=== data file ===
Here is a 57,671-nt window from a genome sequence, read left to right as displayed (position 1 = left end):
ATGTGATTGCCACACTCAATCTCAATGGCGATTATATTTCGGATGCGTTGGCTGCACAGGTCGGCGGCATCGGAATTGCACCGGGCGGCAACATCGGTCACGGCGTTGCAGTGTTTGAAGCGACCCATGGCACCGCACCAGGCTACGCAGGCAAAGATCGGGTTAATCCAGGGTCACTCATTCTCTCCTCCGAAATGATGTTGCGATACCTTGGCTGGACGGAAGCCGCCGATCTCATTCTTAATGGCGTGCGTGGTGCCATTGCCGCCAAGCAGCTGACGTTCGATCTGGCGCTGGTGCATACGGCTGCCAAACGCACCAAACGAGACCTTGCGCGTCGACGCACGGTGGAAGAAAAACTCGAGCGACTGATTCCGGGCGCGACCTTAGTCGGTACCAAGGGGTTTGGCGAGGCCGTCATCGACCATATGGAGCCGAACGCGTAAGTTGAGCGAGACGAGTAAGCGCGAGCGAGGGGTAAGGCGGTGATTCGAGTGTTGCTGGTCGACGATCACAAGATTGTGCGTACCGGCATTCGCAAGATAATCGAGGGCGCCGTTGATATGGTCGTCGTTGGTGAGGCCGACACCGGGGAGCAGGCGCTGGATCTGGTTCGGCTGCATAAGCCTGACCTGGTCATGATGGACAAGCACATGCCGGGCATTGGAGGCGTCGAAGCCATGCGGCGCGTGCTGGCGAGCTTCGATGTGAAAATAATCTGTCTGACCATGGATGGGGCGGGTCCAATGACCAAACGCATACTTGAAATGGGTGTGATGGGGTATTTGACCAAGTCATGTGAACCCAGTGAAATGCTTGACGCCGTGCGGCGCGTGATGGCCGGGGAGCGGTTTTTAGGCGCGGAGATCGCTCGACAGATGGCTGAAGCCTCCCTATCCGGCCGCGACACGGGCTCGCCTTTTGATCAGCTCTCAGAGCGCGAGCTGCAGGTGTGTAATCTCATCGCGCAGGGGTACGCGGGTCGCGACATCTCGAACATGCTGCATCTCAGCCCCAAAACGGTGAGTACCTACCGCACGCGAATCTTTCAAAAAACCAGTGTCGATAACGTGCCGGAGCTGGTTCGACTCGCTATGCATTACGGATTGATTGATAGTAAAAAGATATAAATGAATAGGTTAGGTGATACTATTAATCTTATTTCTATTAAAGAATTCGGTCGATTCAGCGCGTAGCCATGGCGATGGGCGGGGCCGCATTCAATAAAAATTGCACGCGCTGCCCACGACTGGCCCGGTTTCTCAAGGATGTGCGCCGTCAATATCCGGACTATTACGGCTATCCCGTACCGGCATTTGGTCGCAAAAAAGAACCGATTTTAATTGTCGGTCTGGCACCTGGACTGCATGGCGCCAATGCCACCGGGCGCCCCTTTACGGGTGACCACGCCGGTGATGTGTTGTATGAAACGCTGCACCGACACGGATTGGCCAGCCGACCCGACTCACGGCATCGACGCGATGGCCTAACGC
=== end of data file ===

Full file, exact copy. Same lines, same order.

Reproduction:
Here is a 57,671-nt window from a genome sequence, read left to right as displayed (position 1 = left end):
ATGTGATTGCCACACTCAATCTCAATGGCGATTATATTTCGGATGCGTTGGCTGCACAGGTCGGCGGCATCGGAATTGCACCGGGCGGCAACATCGGTCACGGCGTTGCAGTGTTTGAAGCGACCCATGGCACCGCACCAGGCTACGCAGGCAAAGATCGGGTTAATCCAGGGTCACTCATTCTCTCCTCCGAAATGATGTTGCGATACCTTGGCTGGACGGAAGCCGCCGATCTCATTCTTAATGGCGTGCGTGGTGCCATTGCCGCCAAGCAGCTGACGTTCGATCTGGCGCTGGTGCATACGGCTGCCAAACGCACCAAACGAGACCTTGCGCGTCGACGCACGGTGGAAGAAAAACTCGAGCGACTGATTCCGGGCGCGACCTTAGTCGGTACCAAGGGGTTTGGCGAGGCCGTCATCGACCATATGGAGCCGAACGCGTAAGTTGAGCGAGACGAGTAAGCGCGAGCGAGGGGTAAGGCGGTGATTCGAGTGTTGCTGGTCGACGATCACAAGATTGTGCGTACCGGCATTCGCAAGATAATCGAGGGCGCCGTTGATATGGTCGTCGTTGGTGAGGCCGACACCGGGGAGCAGGCGCTGGATCTGGTTCGGCTGCATAAGCCTGACCTGGTCATGATGGACAAGCACATGCCGGGCATTGGAGGCGTCGAAGCCATGCGGCGCGTGCTGGCGAGCTTCGATGTGAAAATAATCTGTCTGACCATGGATGGGGCGGGTCCAATGACCAAACGCATACTTGAAATGGGTGTGATGGGGTATTTGACCAAGTCATGTGAACCCAGTGAAATGCTTGACGCCGTGCGGCGCGTGATGGCCGGGGAGCGGTTTTTAGGCGCGGAGATCGCTCGACAGATGGCTGAAGCCTCCCTATCCGGCCGCGACACGGGCTCGCCTTTTGATCAGCTCTCAGAGCGCGAGCTGCAGGTGTGTAATCTCATCGCGCAGGGGTACGCGGGTCGCGACATCTCGAACATGCTGCATCTCAGCCCCAAAACGGTGAGTACCTACCGCACGCGAATCTTTCAAAAAACCAGTGTCGATAACGTGCCGGAGCTGGTTCGACTCGCTATGCATTACGGATTGATTGATAGTAAAAAGATATAAATGAATAGGTTAGGTGATACTATTAATCTTATTTCTATTAAAGAATTCGGTCGATTCAGCGCGTAGCCATGGCGATGGGCGGGGCCGCATTCAATAAAAATTGCACGCGCTGCCCACGACTGGCCCGGTTTCTCAAGGATGTGCGCCGTCAATATCCGGACTATTACGGCTATCCCGTACCGGCATTTGGTCGCAAAAAAGAACCGATTTTAATTGTCGGTCTGGCACCTGGACTGCATGGCGCCAATGCCACCGGGCGCCCCTTTACGGGTGACCACGCCGGTGATGTGTTGTATGAAACGCTGCACCGACACGGATTGGCCAGCCGACCCGACTCACGGCATCGACGCGATGGCCTAACGC